Observing scattered X-ray radiation from gamma-ray bursts: A way to measure their collimation angles
Max-Planck-Institut für Astrophysik, Karl-Schwarzschild-Str. 1, 85740 Garching bei München, Germany
2 Space Research Institute, Russian Academy of Sciences, Profsoyuznaya 84/32, 117997 Moscow, Russia
Corresponding author: S. Yu. Sazonov, email@example.com
Accepted: 22 November 2002
There are observational facts and theoretical arguments for an origin of gamma-ray bursts (GRBs) in molecular clouds in distant galaxies. If this is true, one could detect a significant flux of GRB prompt and early afterglow X-ray radiation scattered into our line of sight by the molecular and atomic matter located within tens of parsecs of the GRB site long after the afterglow has faded away. The scattered flux directly measures the typical density of the GRB ambient medium. Furthemore, if the primary emission is beamed, the scattered X-ray flux will be slowly decreasing for several months to years before falling off rapidly. Therefore, it should be possible to estimate the collimation angle of a burst from the light curve of its X-ray echo and a measured value of the line-of-sight absorption column depth. It is shown that detection of such an echo is for the brightest GRBs just within the reach of the Chandra and XMM-Newton observatories.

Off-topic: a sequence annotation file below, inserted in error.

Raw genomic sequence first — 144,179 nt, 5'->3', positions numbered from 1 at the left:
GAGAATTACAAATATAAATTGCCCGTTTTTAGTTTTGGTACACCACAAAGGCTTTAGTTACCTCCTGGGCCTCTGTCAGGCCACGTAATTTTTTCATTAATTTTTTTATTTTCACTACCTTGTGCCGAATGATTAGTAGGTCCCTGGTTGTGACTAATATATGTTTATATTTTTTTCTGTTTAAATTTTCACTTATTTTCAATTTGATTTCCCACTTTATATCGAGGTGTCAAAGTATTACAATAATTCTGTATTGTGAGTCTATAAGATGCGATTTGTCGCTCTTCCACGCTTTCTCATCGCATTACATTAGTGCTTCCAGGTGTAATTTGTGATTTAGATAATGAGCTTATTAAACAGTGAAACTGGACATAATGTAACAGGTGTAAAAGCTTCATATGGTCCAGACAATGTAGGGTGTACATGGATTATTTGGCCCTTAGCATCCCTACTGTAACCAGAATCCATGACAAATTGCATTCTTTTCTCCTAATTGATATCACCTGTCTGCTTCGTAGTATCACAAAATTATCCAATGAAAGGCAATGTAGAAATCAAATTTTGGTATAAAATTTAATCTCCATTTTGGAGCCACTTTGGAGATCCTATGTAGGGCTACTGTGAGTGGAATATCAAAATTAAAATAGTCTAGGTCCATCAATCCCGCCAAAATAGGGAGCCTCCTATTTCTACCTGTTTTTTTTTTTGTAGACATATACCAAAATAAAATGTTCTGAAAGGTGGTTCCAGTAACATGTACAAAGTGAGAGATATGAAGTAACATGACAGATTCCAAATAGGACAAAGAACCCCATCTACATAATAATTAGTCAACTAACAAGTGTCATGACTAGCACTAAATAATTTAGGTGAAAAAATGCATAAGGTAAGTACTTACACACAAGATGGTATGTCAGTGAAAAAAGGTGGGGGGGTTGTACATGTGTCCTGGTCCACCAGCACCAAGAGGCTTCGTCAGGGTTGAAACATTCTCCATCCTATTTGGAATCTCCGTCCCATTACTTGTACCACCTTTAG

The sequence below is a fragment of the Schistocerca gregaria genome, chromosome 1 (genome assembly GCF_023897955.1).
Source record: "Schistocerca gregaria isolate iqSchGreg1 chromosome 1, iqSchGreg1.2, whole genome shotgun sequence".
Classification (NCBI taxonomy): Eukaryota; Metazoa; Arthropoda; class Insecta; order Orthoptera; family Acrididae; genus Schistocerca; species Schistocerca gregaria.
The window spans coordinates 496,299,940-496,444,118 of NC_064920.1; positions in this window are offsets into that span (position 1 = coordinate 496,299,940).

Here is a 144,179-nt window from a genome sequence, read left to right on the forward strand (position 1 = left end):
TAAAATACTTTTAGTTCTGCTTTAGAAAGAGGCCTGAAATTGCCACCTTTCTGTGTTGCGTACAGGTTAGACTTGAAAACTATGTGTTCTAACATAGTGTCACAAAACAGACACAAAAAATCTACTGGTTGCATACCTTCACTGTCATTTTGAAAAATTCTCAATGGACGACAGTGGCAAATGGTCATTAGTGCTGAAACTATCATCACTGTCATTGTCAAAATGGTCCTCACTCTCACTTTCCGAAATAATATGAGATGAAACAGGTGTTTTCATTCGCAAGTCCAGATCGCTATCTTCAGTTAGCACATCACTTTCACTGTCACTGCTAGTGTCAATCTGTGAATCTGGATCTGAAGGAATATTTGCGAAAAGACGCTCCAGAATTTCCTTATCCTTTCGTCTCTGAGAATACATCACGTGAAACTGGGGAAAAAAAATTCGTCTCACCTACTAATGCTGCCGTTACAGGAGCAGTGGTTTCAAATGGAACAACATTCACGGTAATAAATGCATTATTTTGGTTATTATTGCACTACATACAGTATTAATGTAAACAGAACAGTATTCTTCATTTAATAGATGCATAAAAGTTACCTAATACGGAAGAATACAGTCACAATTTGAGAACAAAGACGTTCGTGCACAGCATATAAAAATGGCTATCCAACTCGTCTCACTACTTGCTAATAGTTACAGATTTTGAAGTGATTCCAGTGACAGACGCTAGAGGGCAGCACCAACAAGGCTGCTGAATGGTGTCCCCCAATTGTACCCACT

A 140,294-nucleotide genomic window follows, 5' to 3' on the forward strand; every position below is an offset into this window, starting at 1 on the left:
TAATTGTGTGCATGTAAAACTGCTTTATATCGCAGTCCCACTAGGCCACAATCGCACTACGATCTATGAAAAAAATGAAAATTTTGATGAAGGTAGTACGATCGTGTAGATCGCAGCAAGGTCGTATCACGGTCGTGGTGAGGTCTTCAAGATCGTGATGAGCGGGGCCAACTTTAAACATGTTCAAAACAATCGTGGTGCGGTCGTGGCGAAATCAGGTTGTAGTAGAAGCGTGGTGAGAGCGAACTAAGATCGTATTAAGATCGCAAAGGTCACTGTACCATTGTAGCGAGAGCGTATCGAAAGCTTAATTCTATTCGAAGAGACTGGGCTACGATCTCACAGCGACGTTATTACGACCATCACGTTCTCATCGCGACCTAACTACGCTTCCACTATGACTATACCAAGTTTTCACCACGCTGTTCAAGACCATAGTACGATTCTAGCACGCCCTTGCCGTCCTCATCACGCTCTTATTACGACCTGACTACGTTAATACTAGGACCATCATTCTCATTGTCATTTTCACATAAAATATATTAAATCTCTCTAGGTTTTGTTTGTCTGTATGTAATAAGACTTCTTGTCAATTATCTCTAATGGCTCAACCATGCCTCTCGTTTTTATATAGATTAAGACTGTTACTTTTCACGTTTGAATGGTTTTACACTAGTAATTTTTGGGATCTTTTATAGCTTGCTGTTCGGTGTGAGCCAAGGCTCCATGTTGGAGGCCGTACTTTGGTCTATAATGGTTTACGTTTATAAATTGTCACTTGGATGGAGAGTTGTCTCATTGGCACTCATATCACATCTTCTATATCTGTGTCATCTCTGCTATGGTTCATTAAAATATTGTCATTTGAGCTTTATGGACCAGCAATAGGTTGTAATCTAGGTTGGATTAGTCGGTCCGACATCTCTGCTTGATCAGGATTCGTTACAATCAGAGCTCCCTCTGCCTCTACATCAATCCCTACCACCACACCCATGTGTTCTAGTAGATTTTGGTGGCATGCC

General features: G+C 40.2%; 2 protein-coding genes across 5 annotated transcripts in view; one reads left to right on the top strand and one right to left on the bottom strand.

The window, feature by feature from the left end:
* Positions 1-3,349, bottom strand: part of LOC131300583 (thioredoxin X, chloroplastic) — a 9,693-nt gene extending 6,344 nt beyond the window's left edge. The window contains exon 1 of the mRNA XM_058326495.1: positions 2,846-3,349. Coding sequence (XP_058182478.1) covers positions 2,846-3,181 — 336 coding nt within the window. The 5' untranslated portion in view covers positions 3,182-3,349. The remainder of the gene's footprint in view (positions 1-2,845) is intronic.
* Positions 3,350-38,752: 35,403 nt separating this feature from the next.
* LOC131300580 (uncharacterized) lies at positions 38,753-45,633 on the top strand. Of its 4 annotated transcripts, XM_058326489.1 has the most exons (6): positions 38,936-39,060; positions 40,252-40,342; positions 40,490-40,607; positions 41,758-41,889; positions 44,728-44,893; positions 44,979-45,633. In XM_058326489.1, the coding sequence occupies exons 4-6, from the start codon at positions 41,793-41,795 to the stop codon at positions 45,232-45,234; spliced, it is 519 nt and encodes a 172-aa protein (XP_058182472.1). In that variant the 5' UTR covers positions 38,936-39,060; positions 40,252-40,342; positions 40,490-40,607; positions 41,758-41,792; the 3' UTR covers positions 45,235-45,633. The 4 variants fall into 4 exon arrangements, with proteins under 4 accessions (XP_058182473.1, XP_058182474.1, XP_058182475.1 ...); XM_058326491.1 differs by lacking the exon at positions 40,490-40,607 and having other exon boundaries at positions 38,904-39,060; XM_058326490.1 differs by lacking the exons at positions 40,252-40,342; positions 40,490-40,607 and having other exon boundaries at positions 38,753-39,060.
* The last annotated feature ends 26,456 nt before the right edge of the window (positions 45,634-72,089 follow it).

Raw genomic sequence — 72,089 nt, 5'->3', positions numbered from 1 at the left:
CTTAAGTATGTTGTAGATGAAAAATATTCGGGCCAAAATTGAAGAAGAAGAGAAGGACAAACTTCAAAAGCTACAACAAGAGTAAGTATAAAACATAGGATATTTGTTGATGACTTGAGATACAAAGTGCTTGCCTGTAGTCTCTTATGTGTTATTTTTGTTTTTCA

Key words: gamma rays: bursts / scattering
© ESO, 2003